Price has published two volumes of poetry: The State of the Union and A Country of the Mind: Poems from Zambia. And he participated in several poetry readings while he was at OHIO.

He had a love for literature. In writing a letter to the editor in the Post in 1963, responding to a piece by Martin Tyler on “ten don’ts” to his white friends, Price would draw on Black novelist James Baldwin:

The “ten don’ts” are not an effort, it cannot be done, to take the risk out of black-white encounters…. No sane man would deny the difficulties. And because there are difficulties is no reason why we should not try.

We have a long way to go and the road is a tortuous one; however, if we are allowed to speculate, talking a lead from Martin’s suggestions, perhaps what we need to do is simply to acquire a willingness to risk all we know in an effort to know more. The encounter, as Mr. James Baldwin has stated, can be one of fire. But I am convinced that those who risk ‘the fire next time,’ in an effort not to burn now, are our more important people.

“Professor Price’s own words, taken from a time before email when newspapers and letters held our discourse, should give us inspiration to continue to build on a legacy he began here in Athens nearly six decades ago,” Ohio University President M. Duane Nellis said. “He inspires us to do what we must, to simply ‘acquire a willingness to risk all we know in an effort to know more’ in the fight against racial injustice. Baldwin’s book The Fire Next Time came out in 1963 and remains a classic and passionate testimonial against injustice. And that’s a calling that we all can still pursue.”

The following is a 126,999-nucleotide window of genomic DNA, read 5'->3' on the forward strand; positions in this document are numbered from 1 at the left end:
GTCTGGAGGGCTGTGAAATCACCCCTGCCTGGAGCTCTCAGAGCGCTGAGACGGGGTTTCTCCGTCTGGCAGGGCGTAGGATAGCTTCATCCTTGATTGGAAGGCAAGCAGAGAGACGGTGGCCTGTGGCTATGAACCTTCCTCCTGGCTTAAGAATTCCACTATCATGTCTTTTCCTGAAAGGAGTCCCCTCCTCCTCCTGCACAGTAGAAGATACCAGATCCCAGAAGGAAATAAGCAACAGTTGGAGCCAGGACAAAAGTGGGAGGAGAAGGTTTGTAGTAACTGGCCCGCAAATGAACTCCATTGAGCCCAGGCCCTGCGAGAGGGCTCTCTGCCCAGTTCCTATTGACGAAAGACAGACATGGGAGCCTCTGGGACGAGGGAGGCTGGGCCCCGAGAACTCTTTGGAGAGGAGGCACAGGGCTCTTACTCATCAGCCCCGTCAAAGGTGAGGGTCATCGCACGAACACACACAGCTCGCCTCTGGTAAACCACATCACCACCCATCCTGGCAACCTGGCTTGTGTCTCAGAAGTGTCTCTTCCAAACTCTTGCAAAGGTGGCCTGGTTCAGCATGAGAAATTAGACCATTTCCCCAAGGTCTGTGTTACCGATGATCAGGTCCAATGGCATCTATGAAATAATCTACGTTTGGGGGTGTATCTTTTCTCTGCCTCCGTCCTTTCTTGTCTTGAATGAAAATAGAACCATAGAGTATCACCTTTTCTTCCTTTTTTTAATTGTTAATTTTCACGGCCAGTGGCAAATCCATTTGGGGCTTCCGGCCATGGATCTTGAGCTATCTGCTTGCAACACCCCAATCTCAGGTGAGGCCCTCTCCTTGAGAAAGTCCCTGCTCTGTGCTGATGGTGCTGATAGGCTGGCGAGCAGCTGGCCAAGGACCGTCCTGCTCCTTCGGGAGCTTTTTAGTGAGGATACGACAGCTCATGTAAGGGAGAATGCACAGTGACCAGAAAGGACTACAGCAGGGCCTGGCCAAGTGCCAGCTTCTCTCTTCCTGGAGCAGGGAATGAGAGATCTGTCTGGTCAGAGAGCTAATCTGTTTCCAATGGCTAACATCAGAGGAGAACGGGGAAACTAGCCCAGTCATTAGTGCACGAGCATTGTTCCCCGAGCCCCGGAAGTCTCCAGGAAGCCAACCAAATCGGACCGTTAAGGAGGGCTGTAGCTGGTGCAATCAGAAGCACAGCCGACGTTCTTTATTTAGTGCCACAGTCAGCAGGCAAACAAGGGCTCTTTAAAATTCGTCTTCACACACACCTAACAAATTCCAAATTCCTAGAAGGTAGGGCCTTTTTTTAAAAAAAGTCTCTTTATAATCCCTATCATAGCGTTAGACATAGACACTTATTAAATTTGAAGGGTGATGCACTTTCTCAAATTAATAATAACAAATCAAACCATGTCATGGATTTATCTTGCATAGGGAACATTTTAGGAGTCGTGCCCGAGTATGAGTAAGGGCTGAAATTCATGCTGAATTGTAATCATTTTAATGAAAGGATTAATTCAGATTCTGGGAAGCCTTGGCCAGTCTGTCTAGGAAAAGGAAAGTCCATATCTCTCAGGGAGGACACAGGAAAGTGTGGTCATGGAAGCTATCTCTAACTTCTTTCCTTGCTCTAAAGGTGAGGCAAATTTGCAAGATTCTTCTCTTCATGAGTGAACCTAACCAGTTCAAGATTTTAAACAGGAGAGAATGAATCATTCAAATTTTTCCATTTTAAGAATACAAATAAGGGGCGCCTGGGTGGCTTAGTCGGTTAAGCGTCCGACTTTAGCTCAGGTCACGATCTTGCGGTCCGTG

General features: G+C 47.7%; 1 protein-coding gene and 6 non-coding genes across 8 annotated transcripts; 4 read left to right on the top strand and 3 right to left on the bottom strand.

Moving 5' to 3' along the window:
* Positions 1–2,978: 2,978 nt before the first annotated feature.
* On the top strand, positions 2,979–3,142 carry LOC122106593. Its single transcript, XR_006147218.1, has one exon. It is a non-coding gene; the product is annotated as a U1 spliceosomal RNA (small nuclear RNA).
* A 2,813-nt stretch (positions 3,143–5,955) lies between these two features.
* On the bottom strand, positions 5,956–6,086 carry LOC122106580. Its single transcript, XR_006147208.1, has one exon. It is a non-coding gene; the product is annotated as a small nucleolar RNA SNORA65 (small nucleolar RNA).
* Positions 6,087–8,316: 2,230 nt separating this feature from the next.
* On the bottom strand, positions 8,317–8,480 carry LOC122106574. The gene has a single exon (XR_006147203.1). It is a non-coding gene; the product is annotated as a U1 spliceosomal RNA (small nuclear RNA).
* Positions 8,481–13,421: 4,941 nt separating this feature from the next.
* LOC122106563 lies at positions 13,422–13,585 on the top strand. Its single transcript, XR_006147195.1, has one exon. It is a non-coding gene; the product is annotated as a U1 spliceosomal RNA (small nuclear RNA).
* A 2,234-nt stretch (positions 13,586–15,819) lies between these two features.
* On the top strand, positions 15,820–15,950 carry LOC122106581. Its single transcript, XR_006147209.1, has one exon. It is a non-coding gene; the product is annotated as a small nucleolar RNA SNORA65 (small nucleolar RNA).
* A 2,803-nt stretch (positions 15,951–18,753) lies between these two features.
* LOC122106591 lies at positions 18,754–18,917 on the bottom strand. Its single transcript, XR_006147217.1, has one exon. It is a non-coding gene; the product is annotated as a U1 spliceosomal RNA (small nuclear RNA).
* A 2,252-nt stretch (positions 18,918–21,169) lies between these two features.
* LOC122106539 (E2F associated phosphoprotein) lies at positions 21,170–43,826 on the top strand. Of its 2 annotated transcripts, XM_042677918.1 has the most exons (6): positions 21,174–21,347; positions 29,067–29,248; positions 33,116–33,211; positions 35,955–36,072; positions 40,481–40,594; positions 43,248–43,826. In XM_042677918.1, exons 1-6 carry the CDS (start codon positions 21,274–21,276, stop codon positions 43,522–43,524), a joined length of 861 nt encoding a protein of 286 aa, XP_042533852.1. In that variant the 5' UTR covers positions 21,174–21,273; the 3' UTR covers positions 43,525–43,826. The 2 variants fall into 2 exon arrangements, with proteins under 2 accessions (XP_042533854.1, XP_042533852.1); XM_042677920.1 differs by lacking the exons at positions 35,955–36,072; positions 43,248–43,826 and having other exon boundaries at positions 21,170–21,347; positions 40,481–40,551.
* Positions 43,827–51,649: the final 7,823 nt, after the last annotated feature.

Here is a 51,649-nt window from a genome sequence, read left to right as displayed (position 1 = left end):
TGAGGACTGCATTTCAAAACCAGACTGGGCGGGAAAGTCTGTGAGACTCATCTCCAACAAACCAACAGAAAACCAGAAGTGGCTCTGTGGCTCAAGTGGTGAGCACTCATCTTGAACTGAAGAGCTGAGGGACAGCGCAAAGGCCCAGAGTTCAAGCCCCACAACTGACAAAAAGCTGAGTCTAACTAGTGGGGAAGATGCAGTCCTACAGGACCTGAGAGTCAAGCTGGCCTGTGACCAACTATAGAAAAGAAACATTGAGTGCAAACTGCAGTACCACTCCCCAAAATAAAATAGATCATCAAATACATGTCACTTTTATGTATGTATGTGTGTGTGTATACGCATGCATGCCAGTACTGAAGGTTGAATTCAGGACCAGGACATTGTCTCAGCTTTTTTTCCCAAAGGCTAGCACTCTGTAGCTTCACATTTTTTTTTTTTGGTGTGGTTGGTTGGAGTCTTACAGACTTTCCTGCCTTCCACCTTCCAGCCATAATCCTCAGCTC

Price would return to Athens as his career progressed. He was teaching at Western Washington State College when he came back in 1969 to deliver a civil rights lecture sponsored by the Cutler Program. Price described “the South as it has been affected by the civil rights movement and the influence of Martin Luther King in his lecture entitled ‘A Land Most Strange.'”

Edwin Curmie Price speaking at the Black Alumni Reunion dinner at 2010.

Edwin Curmie Price speaking at a Black Alumni Reunion dinner. (Photo courtesy of Chris Jones.)

Price returned to Athens again to speak at a Black Alumni Reunion in 2010.

“Deborah and I were saddened to learn that Edwin Price passed away. During our tenure as President and First Lady of Ohio University, we had an opportunity to get to know and spend time with Edwin. He was a good person! We always enjoyed our conversations with Edwin,” President Emeritus Roderick J. McDavis said.

“Edwin will always have a special place in the annals of Ohio University as the first African-American faculty member. He cared deeply about his students and helping them to become better people. His presence as a faculty member made it possible for other African-American faculty members to be hired in later years. He will be sorely missed. May he rest in peace.”

“The Ebony Bobcat Network mourns the loss of Edwin Curmie Price. Mr. Price was a trailblazer as the first Black Faculty member at Ohio University and remained a student of academia throughout his life, evidenced by his distinguished academic career. We further recognize his commitment to students and know that he has left an indelible mark not only on them but others that had the pleasure and privilege of knowing him,” Valerie Biggs-Hill BSC ’78, President of the National Board Ebony Bobcat Network, said.